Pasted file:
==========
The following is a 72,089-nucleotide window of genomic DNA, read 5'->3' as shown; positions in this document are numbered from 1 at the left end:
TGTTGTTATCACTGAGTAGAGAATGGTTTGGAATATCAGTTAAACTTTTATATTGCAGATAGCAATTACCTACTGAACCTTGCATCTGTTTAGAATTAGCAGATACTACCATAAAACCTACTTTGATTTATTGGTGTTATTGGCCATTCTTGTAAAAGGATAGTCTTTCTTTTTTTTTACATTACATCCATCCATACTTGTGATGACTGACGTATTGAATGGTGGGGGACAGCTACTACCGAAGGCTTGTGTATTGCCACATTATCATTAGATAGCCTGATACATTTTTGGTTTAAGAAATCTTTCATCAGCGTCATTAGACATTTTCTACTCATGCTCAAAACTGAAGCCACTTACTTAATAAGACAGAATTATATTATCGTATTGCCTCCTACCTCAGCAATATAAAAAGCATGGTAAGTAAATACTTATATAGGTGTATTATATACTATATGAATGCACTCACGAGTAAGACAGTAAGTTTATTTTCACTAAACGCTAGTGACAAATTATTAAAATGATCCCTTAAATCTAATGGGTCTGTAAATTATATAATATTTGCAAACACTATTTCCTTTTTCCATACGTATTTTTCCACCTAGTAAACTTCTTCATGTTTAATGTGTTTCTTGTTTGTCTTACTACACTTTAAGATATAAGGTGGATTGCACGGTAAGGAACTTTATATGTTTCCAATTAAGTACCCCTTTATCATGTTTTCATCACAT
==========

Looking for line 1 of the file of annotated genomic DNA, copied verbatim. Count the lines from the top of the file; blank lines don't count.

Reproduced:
The following is a 72,089-nucleotide window of genomic DNA, read 5'->3' as shown; positions in this document are numbered from 1 at the left end: